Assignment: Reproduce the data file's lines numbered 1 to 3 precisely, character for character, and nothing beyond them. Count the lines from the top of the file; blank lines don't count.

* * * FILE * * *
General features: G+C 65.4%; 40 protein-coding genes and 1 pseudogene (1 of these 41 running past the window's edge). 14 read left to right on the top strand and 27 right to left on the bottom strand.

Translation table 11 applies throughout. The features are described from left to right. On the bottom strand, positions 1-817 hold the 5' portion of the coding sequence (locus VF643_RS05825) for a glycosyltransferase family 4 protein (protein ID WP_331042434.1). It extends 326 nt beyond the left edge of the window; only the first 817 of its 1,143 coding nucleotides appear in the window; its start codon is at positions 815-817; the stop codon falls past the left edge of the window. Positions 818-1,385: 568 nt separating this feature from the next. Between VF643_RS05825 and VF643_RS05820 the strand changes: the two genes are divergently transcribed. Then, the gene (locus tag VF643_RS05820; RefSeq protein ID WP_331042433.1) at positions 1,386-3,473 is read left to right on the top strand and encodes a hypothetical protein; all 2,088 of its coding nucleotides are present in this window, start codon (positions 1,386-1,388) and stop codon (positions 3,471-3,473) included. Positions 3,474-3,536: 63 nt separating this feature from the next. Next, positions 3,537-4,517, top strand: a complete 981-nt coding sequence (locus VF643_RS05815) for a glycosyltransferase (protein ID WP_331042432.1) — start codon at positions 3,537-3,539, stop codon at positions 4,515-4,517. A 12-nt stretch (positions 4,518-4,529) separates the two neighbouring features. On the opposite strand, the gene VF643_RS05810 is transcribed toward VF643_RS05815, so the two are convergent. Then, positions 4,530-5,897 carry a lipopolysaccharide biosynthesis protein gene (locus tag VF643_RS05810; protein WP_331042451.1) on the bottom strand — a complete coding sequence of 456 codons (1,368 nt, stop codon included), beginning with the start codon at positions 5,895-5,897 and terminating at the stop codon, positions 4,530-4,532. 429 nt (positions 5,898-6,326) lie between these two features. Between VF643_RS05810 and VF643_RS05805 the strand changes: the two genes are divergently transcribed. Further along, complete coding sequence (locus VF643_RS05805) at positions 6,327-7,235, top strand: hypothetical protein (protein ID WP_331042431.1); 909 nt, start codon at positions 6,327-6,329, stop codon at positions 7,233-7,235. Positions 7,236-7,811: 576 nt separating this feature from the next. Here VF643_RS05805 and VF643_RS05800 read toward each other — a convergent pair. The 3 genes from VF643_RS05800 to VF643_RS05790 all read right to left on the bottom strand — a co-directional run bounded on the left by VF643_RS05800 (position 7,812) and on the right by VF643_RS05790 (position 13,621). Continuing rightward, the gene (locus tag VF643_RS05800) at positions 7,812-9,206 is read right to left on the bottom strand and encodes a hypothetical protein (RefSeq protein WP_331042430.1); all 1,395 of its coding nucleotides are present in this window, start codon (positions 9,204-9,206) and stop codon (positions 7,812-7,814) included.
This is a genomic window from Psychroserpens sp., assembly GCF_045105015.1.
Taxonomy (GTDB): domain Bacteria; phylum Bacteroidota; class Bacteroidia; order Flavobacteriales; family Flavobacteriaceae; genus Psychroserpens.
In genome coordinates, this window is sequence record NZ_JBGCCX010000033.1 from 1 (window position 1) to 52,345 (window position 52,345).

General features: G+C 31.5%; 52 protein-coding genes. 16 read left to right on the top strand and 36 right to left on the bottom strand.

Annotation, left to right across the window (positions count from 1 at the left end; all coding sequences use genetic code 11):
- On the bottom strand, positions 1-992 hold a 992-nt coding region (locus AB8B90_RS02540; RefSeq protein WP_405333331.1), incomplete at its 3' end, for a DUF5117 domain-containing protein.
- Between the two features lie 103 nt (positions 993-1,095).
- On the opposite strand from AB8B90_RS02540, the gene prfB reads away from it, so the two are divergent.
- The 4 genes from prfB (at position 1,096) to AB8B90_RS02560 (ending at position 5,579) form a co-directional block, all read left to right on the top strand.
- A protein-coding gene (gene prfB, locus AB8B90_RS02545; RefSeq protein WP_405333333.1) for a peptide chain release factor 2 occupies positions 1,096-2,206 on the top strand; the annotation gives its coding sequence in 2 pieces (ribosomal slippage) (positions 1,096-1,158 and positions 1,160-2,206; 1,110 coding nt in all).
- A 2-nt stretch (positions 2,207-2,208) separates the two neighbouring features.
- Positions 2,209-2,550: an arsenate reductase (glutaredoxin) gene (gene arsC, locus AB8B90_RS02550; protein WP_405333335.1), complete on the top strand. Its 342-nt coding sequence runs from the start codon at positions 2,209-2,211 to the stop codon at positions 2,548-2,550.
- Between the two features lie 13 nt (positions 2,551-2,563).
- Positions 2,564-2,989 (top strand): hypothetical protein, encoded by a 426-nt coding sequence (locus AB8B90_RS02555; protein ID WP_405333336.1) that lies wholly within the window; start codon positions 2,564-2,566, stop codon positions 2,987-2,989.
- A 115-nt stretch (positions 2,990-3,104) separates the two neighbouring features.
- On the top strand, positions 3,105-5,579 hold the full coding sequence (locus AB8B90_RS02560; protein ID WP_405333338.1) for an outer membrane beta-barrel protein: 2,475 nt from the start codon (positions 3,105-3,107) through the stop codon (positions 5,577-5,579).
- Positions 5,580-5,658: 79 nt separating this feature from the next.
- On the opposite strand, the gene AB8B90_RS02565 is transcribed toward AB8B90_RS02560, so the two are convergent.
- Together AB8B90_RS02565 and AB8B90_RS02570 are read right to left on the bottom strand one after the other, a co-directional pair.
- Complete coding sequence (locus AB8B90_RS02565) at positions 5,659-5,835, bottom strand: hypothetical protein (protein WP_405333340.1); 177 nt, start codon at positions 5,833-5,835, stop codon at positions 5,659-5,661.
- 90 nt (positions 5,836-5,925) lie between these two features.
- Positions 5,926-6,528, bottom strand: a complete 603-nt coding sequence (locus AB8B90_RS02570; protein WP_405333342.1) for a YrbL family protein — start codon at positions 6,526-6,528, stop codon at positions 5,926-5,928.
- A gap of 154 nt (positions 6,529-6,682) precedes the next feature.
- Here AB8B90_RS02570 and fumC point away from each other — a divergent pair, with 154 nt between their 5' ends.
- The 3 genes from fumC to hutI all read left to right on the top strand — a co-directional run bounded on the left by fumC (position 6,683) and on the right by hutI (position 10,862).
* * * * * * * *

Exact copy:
General features: G+C 65.4%; 40 protein-coding genes and 1 pseudogene (1 of these 41 running past the window's edge). 14 read left to right on the top strand and 27 right to left on the bottom strand.

Translation table 11 applies throughout. The features are described from left to right. On the bottom strand, positions 1-817 hold the 5' portion of the coding sequence (locus VF643_RS05825) for a glycosyltransferase family 4 protein (protein ID WP_331042434.1). It extends 326 nt beyond the left edge of the window; only the first 817 of its 1,143 coding nucleotides appear in the window; its start codon is at positions 815-817; the stop codon falls past the left edge of the window. Positions 818-1,385: 568 nt separating this feature from the next. Between VF643_RS05825 and VF643_RS05820 the strand changes: the two genes are divergently transcribed. Then, the gene (locus tag VF643_RS05820; RefSeq protein ID WP_331042433.1) at positions 1,386-3,473 is read left to right on the top strand and encodes a hypothetical protein; all 2,088 of its coding nucleotides are present in this window, start codon (positions 1,386-1,388) and stop codon (positions 3,471-3,473) included. Positions 3,474-3,536: 63 nt separating this feature from the next. Next, positions 3,537-4,517, top strand: a complete 981-nt coding sequence (locus VF643_RS05815) for a glycosyltransferase (protein ID WP_331042432.1) — start codon at positions 3,537-3,539, stop codon at positions 4,515-4,517. A 12-nt stretch (positions 4,518-4,529) separates the two neighbouring features. On the opposite strand, the gene VF643_RS05810 is transcribed toward VF643_RS05815, so the two are convergent. Then, positions 4,530-5,897 carry a lipopolysaccharide biosynthesis protein gene (locus tag VF643_RS05810; protein WP_331042451.1) on the bottom strand — a complete coding sequence of 456 codons (1,368 nt, stop codon included), beginning with the start codon at positions 5,895-5,897 and terminating at the stop codon, positions 4,530-4,532. 429 nt (positions 5,898-6,326) lie between these two features. Between VF643_RS05810 and VF643_RS05805 the strand changes: the two genes are divergently transcribed. Further along, complete coding sequence (locus VF643_RS05805) at positions 6,327-7,235, top strand: hypothetical protein (protein ID WP_331042431.1); 909 nt, start codon at positions 6,327-6,329, stop codon at positions 7,233-7,235. Positions 7,236-7,811: 576 nt separating this feature from the next. Here VF643_RS05805 and VF643_RS05800 read toward each other — a convergent pair. The 3 genes from VF643_RS05800 to VF643_RS05790 all read right to left on the bottom strand — a co-directional run bounded on the left by VF643_RS05800 (position 7,812) and on the right by VF643_RS05790 (position 13,621). Continuing rightward, the gene (locus tag VF643_RS05800) at positions 7,812-9,206 is read right to left on the bottom strand and encodes a hypothetical protein (RefSeq protein WP_331042430.1); all 1,395 of its coding nucleotides are present in this window, start codon (positions 9,204-9,206) and stop codon (positions 7,812-7,814) included.
This is a genomic window from Psychroserpens sp., assembly GCF_045105015.1.